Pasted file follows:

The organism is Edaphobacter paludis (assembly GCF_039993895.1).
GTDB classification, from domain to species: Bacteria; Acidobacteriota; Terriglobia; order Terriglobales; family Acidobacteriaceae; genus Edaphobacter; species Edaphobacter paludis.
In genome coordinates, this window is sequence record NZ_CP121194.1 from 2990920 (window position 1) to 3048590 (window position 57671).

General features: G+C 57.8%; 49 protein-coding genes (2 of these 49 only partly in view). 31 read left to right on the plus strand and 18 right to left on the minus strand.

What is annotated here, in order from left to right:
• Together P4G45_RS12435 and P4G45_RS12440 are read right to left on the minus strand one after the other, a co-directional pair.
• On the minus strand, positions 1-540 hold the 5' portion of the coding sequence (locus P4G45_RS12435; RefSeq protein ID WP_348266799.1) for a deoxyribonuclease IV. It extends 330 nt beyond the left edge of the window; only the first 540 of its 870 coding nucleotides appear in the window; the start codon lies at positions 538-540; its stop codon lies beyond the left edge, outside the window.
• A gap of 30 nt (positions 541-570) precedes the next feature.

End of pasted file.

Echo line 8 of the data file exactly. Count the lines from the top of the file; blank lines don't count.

• A gap of 30 nt (positions 541-570) precedes the next feature.